And what about all the other people who are still waiting for the money to fix their roads? (Like these folks.) Maybe if the County stopped giving a few million here and a few million there to developers, it could serve citizens who keep waiting for the County to fix the infrastructure it has continued to neglect. (Especially in a place the County says it wants to revitalize.)
We will say that at least there is a colorable argument the road upgrades related to SouthShore Commons served the area generally. In contrast, the roads around the Estuary/Bass Pro Shops to be upgraded are really just roads that help the project – despite what some might say. They really do not help others. They do not draw traffic from other areas (another alleged justification for the SouthShore Commons deal). In other words, they don’t do anything but help the developer and its tenants.
What was the second example?
We are not even going to get into the Citrus Park example. We are not in the 1990’s anymore; though, unfortunately, some in local government have not seemed to notice. (But the rest of the world economy has.)
— 3. What Are Others Doing?
Also, we also find it odd, though not surprising, that there is a complete lack of discussion about what Bass Pro Shops is getting in other parts of the state. For instance, the recently announced Palm Bay store:
For its proposed Palm Bay store, Bass Pro Shops received unspecified incentives from Enterprise Florida, and Brevard Workforce offered a job training grant for qualified employees. By law, Bass Pro Shops’ incentive contract is confidential, so the Enterprise Florida would not release details, said Stuart Doyle, vice president of communications.
In other words, Brevard County is directly helping some people get jobs, though we have no idea what kind of training would be required to work in a Bass Pro Shop or why the company can’t pay for that itself.
More interestingly, in the Brevard example, Enterprise Florida – not the county – is giving incentives. While we do not want our taxpayer money spent on such a deal through Enterprise Florida, that is better than having the County pay for it. Why has Hillsborough County chosen to negotiate giving its scarce resources rather than get Enterprise Florida to do it? Once again, the County’s failure to protect taxpayers makes no sense. (Especially when two of the County Commissioners used to be state legislators.)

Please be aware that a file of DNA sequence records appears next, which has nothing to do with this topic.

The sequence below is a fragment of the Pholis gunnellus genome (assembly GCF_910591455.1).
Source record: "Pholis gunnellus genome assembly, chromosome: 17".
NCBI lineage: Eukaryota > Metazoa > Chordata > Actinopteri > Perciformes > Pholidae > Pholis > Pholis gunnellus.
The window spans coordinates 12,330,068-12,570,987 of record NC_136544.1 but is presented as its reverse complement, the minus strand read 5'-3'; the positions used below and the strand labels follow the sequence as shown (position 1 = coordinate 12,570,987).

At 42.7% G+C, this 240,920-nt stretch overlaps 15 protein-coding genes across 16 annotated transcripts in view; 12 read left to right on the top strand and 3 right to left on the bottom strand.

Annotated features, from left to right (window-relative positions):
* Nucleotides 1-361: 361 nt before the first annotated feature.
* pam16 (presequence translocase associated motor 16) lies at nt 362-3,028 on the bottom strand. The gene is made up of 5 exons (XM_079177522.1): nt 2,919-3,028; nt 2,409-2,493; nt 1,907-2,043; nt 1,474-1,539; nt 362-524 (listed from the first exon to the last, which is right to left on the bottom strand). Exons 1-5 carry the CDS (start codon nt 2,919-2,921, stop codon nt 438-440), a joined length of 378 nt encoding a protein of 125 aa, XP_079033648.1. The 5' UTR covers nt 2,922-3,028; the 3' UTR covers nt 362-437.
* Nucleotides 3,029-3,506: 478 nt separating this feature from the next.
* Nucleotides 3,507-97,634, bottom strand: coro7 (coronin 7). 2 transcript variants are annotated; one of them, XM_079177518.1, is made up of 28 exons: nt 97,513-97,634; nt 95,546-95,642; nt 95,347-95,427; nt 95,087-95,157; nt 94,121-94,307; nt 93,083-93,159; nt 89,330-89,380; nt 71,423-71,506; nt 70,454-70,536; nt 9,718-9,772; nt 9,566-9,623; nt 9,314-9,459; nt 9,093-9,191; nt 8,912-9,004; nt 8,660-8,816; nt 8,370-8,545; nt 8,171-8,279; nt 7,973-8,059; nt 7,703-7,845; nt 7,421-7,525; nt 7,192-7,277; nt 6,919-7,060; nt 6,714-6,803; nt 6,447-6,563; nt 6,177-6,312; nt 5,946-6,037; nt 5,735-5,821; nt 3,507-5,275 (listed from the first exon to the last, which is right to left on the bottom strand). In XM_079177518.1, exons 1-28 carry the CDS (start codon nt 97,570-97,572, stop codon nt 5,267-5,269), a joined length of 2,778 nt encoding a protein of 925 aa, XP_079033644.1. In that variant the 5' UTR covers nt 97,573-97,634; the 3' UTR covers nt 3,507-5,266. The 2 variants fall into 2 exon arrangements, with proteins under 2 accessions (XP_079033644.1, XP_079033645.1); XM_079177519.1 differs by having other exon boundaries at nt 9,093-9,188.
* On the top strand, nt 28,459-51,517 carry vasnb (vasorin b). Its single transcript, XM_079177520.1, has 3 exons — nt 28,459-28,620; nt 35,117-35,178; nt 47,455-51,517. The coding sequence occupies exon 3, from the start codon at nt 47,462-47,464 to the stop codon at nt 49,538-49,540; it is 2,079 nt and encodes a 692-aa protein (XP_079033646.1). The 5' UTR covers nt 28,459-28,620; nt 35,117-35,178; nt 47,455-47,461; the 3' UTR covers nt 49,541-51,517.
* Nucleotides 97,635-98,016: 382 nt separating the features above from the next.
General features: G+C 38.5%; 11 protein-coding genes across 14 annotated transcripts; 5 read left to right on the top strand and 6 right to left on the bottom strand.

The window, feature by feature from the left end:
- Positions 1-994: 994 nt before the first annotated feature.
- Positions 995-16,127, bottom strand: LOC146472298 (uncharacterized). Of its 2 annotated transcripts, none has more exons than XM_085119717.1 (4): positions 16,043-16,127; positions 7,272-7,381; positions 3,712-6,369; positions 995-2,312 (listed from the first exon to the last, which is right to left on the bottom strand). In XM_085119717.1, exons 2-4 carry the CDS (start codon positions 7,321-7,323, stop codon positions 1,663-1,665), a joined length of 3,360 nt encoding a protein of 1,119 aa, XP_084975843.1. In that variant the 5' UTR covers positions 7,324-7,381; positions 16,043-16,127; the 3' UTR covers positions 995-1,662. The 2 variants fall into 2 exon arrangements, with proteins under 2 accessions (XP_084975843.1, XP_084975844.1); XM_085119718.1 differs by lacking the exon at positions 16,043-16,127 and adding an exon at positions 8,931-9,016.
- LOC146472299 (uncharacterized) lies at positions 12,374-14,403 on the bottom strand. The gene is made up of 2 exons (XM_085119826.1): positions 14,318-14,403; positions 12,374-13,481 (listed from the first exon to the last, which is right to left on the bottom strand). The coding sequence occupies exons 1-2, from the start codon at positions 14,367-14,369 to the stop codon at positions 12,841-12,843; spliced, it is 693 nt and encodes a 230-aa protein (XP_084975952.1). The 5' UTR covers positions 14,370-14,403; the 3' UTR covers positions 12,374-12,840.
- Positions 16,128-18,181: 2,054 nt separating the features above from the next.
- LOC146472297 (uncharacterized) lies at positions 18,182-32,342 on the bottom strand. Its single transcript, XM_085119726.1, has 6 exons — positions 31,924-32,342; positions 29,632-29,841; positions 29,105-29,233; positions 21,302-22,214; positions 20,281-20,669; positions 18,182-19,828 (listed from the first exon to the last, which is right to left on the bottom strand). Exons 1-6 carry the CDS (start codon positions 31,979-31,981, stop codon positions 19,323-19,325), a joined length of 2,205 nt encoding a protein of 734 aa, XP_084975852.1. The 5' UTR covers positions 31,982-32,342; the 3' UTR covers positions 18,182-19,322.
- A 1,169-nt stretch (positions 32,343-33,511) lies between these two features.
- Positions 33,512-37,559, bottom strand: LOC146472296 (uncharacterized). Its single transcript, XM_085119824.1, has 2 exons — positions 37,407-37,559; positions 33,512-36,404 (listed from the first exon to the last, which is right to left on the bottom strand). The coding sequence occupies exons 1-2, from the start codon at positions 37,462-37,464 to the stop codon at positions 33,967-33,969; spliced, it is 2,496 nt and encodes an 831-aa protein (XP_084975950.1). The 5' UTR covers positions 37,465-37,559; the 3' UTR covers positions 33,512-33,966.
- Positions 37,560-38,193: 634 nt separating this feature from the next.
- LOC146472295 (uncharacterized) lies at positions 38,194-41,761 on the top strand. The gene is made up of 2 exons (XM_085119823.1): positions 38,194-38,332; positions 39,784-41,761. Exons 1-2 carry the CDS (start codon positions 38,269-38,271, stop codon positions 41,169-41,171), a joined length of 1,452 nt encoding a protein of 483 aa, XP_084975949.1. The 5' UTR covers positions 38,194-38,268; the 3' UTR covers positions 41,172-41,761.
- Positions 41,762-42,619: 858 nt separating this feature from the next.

And others are not so willing to dole out taxpayer money to developers. For instance, in Port St. Lucie:
“Absolutely not, this stands alone,” Economic Development Council of St. Lucie County President Larry Pelton said. “This stands on their business model and their expectations for the store, so no, there are no incentives being offered.”
Apparently the Tampa Bay area is so much less attractive market than Port St. Lucie that it needs taxpayer money to entice Bass Pro Shops. Or maybe our local government is just not as sophisticated as Port St. Lucie.
Then there is Pasco County, which Bass Pro Shops was allegedly looking at in the event the Estuary/Bass Pro Shops deal fell through. What incentives are they dangling?
Gallagher said Bass Pro wouldn’t qualify for economic development incentives in Pasco because it wouldn’t bring in high-paying jobs. “We can’t offer them anything more than the incentives ordinance allows,” he said. “Pasco doesn’t offer any breaks or incentives for retail.”
In other words, none, and it is generally not their policy to do so. And, as we said last week, having the store in Pasco is fine with us.
The bottom line is that even by the standards of Florida pork to Bass Pro Shops, this is a poor deal.
— 4. Conclusion
Based on the approach of the developer’s lobbyists, it appears that the best argument in favor of the Estuary/Bass Pro Shops deal that can be made at this point is that the County should spend taxpayer money on retail now because the County has done so before. Or put another way – because you have made mistakes in the past, you must always make mistakes.
As we have said over and over, the Tampa Bay area needs to stop doing things like we did in the 1980’s and 1990’s. The reliance on retail and real estate was and is a failed model of economic development. It condemns our area to a perpetual boom and bust cycle. And, due to our reliance on real estate instead of diversifying our economy and creating high paying jobs (see next item), busts are almost always worse than elsewhere, further inhibiting our development and leading politicians to fall back on real estate. This vicious cycle is why we are not competitive and do not weather downturns well. Moreover, this flawed economic model maintains a low wage structure and hands part of those wages to developers while not providing for the needs for the taxpayers. With all we know at this point, it is indefensible.
We go back to a Times editorial from December, because nothing has changed:
Does any commissioner beyond the one championing it think this is a good idea? These are not the jobs Commissioner Mark Sharpe keeps talking about. This is not an example of smart planning that Commissioners Kevin Beckner and Victor Crist have promoted, and it is not a conservative approach toward spending pushed by Commissioners Al Higginbotham and Sandy Murman.